Bestselling author Susan Donovan had a successful career, great kids, health, and a lovely little house -- until she got bitch-slapped by a rare infection that should have killed her. After three months in Shock Trauma, twenty surgeries, and the amputation of her left leg above the knee, she has had to learn to love her life and herself again. It hasn't been easy, but it has been interesting.
Tuesday, October 29, 2013
The One-Legged Goddess of Romance
This blog is a love story.
It’s not the kind
of love story I usually write, where everything makes sense and a thoroughly
happy ending is guaranteed. No one’s life is like that, which is why romance
novels – and their “happily ever afters” – generate more than a billion dollars
in sales each year. We all need a break
from the real world, a world where really bad shit happens to basically good
people for no reason at all.
This blog will be
about how I’m learning to love myself again. I promise to keep the self-pity to
a minimum here, as I strive to do in my day-to-day life, but I’m not making any
promises when it comes to rage, sadness, hilarious absurdity, serendipity,
ridiculousness, frustration, or joy. That shit is just going to come out
without a filter in this blog. Otherwise, what’s the point of writing it? If you wanted to read quality fiction, you
would read one of my novels. (Which I highly recommend, by the way.) But this shit?
This shit is real.
Let’s start in in
the fall of 2011. I was minding my own business. I stepped off the metaphorical
curb and got hit by a metaphorical bus. This bus had a fancy medical name:
necrotizing fasciitis. It wasn’t a term I’d heard of until the night of
December 4, 2011, when I lay on an exam table in my local emergency room, just
about dead, mumbling, “What happened to me?”
One of the
biggest, baddest mo-fos of the infectious disease world happened to me. At the
time, I had no way of knowing I had just been slammed by a headline-grabbing
disease that would mutilate my body and leave tread marks across the perfect
little life I’d created for myself. I had contracted what was commonly referred to as "flesh-eating bacteria,"and it tried its best to kill me.
Corolla, NC October 2011
Corolla, NC 2012
And none of it
made any sense. I was healthy, happy, and quite full of myself in the fall of
2011. I’d written two books and a novella that year. I’d traveled the world.
I’d been working out with a personal trainer and was stronger than I’d ever
been in my life. I was finally emerging from the dark post-divorce years and
was dating a hottie twelve years my junior. I lived in a pretty little house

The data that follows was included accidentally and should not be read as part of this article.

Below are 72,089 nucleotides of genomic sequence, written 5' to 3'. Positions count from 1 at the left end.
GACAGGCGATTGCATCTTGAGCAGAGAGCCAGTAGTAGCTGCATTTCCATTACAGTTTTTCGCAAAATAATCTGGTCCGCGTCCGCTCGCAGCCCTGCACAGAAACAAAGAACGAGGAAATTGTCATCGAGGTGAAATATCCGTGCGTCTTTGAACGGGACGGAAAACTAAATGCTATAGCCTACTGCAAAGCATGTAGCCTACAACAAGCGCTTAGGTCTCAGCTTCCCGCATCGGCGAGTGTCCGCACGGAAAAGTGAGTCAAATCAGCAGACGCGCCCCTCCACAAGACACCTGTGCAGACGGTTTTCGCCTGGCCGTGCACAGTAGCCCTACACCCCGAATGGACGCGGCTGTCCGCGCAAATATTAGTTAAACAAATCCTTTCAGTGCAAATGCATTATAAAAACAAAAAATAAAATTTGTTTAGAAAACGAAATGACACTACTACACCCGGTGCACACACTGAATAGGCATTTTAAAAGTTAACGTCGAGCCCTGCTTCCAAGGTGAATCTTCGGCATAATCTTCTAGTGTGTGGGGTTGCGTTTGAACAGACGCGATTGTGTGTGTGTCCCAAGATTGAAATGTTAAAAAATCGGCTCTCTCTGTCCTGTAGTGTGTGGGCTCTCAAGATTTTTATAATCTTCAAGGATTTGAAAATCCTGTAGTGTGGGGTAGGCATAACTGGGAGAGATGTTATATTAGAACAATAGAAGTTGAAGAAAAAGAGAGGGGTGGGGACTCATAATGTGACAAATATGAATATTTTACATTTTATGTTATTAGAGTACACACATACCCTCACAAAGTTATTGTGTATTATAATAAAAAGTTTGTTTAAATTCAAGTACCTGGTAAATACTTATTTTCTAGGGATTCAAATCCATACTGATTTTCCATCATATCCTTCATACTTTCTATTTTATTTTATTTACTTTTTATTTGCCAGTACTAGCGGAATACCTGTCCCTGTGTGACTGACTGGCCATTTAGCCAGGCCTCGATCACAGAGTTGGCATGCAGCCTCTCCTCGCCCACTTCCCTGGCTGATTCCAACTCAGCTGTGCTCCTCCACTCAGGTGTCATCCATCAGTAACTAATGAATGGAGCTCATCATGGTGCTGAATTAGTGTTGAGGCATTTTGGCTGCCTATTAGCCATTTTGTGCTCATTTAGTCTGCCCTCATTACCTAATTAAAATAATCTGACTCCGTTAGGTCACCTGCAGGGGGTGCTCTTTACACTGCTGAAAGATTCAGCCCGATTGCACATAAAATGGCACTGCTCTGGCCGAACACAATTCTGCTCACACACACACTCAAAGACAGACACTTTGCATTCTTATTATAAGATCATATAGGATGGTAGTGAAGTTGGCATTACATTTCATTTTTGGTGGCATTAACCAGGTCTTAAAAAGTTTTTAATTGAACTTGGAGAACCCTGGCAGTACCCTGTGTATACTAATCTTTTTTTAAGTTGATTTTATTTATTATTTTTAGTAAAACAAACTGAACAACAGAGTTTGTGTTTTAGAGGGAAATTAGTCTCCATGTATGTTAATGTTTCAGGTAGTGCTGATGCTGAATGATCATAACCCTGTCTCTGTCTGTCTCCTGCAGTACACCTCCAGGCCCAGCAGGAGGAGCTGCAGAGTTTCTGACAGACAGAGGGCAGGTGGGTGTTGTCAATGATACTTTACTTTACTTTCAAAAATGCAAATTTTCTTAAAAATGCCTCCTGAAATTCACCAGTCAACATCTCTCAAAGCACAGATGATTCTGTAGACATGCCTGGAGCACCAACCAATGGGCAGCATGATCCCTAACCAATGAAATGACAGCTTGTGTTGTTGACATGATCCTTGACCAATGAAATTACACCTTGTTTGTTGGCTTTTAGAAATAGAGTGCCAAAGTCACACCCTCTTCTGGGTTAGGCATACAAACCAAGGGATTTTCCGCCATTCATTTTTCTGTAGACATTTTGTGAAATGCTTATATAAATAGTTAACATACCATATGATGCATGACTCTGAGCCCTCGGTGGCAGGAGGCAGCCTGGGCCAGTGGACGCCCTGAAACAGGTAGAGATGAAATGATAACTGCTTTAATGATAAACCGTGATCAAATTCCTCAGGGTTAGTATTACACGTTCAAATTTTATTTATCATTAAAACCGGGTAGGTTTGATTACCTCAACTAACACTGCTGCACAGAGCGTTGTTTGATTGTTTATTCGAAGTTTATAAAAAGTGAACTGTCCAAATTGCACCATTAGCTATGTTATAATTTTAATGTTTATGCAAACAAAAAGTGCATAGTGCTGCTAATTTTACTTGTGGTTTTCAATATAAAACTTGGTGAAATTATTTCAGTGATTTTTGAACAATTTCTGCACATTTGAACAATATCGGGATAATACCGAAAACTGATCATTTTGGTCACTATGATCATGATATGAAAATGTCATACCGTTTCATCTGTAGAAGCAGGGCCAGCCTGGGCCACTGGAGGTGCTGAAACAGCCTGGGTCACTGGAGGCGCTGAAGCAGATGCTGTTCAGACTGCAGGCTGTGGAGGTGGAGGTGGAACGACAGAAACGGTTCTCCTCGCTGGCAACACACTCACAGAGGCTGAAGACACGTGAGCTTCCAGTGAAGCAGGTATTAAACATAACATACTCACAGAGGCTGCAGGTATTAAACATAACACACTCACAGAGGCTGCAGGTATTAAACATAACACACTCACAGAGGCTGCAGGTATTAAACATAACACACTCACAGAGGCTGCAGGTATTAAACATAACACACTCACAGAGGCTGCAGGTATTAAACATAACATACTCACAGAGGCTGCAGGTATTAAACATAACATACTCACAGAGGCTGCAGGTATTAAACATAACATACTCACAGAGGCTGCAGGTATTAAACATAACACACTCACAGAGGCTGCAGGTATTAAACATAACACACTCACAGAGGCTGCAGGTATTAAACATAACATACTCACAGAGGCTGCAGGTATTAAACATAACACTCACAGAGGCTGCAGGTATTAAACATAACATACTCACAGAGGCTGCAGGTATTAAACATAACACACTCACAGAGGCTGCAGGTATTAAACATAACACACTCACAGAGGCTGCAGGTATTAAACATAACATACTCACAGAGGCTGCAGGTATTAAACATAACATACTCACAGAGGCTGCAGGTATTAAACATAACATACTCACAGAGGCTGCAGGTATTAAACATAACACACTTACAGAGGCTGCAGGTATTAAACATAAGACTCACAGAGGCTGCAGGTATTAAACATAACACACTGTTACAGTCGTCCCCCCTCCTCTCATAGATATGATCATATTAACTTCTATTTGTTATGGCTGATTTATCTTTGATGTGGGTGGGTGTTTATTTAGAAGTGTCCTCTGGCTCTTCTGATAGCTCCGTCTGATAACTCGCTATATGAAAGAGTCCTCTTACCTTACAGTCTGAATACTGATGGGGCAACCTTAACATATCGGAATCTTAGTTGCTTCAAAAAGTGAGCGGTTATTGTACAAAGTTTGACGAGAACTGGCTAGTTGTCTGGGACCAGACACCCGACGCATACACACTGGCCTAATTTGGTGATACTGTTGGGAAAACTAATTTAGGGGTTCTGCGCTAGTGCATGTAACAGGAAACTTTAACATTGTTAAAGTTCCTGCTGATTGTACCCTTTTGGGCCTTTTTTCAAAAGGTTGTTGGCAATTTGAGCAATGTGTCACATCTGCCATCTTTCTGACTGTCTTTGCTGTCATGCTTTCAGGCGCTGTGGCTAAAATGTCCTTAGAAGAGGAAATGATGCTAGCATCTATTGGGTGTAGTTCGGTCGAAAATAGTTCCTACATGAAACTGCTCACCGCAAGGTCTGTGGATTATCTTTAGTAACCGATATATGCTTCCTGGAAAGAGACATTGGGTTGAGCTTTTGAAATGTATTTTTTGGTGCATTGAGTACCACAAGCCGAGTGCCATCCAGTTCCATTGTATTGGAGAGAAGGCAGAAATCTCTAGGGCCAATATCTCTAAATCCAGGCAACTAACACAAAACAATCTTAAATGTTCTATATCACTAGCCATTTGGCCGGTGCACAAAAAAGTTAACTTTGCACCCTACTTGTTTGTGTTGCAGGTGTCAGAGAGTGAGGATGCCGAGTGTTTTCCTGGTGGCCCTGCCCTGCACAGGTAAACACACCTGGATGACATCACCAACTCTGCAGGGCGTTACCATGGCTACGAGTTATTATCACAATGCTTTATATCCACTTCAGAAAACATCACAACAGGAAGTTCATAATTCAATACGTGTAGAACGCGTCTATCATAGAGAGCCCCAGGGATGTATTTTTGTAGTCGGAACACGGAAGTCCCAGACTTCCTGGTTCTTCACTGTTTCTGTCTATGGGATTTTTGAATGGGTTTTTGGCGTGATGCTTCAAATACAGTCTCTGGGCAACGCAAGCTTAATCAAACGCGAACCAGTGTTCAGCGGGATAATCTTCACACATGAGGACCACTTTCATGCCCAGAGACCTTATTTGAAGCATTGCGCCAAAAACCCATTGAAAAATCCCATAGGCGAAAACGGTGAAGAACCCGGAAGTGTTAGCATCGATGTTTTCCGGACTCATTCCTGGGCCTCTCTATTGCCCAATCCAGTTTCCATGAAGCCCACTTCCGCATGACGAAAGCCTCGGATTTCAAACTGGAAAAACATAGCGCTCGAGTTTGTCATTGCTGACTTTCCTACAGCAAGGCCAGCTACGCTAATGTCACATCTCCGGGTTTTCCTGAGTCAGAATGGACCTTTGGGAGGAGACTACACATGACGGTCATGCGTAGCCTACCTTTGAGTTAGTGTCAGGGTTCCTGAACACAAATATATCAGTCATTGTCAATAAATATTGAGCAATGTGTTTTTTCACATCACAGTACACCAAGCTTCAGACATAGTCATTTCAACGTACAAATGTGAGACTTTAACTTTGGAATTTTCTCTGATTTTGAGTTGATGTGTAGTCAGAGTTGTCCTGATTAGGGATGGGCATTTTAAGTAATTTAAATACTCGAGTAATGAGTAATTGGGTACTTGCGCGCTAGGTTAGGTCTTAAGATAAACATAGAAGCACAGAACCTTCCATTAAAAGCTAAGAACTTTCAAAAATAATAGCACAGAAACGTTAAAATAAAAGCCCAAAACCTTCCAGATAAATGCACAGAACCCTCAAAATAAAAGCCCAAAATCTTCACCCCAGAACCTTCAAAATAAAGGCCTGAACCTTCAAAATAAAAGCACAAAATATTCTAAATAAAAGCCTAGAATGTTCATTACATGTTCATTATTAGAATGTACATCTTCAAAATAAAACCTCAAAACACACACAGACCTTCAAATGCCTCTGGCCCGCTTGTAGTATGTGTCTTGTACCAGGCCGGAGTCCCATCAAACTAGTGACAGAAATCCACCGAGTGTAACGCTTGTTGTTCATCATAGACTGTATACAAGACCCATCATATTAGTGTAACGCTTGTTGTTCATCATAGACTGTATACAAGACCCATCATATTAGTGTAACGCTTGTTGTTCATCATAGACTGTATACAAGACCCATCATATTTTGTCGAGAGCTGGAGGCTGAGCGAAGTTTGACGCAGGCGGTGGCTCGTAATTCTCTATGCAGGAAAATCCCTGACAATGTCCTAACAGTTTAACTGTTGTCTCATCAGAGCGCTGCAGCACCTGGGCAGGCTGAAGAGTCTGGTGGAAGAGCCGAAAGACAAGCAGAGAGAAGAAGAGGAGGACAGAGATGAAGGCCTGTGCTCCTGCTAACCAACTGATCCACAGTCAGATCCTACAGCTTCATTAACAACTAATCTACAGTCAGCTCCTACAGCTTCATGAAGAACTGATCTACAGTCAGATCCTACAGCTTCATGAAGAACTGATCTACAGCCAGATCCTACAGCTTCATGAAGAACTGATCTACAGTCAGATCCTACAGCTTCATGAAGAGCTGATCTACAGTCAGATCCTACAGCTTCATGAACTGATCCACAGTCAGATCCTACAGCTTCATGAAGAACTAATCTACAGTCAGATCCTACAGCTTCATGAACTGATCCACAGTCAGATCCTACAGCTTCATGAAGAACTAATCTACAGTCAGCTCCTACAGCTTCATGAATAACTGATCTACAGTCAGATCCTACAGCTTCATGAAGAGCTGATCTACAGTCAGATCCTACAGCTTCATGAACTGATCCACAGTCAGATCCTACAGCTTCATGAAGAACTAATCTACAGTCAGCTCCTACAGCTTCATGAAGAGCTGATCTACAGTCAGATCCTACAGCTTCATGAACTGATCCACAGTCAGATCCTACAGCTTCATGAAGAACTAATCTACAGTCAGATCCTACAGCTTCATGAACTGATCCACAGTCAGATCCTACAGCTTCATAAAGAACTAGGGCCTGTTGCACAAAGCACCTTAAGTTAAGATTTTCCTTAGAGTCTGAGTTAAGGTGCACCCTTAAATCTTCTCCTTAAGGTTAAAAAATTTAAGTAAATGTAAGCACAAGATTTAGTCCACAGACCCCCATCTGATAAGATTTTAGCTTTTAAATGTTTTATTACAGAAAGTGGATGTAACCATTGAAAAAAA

with my wonderful teenagers and goofy dogs and believed that life was what I
made it – and life was wonderful.
So what if I
hadn’t been feeling so great for about a week? I was a little rundown. A little
stressed. I knew I didn’t need to see my family doctor because it was probably a
virus and it would go away on its own, the way it always did for me, a chick
who was fit and cute and talented and successful and dating a young hottie and
Beneath the flesh-eating bus I went, thrown by fate, or God, or karma, or the
laissez-faire randomness of the universe. Take your pick. Regardless, I should
have died. Almost two years later, I am still recovering, but I will never
again be that woman who stepped off the curb and into the path of this disease.
one has been able to figure out why I got ill, which is probably the most
maddening part of it all. There wasn’t a cut or scrape to be found on my body, but
strep bacteria had somehow wedged itself deep inside the flesh, bone, and
muscle of my left leg, destroying everything in it’s path. On that night in
December, I was helicoptered from my small town hospital to University of
Maryland Shock Trauma, already in septic shock. My blood pressure tanked and my
fever soared. My kidneys stopped functioning. I couldn’t breathe on my own. My
heart went haywire. Doctors said they’d never seen lab results like mine in a
patient who was still alive. When my brother pressed him, one surgeon said I had
a fifteen percent chance of survival, but admitted that was a generous guess.
He advised my family to prepare for my death and added that – if by some
miracle I survived – I would likely suffer severe brain damage.
And speaking of
odds, the doctors said that the chances of a healthy, strong, young(ish) woman
such as myself getting this disease out of nowhere was about as likely as a
person being hit by a train, struck by lightning, and contracting HIV in the
I’m alive and back at my laptop. But the real miracle is that I’m healthy. My
kidneys are normal. My brain works (well, my kids might challenge that . . .)
My heart is fine, though I now sport a precautionary defibrillator/pacemaker
that makes airport security more fun than ever. But I am healthy only because I
chose to amputate the diseased leg instead of take all the risks associated
with trying to save it. It’s a reality I’ll live with every minute of every day
for the rest of my life. It was the right decision, no question, but it still
seems like a bad dream sometimes. I wake up every morning surprised to find
only one set of toes peeking back at me, and it takes a moment to reacquaint
myself with the facts: I was hospitalized for three months, endured about
twenty surgical procedures, and really shouldn’t be breathing. This blog will
tell the story of my journey from near-death back to life, how a bestselling
romance author more accustomed to whipping up happy endings for fictional
characters has to find the courage to create one for herself in the real world,
a world very different from the one she’s always known.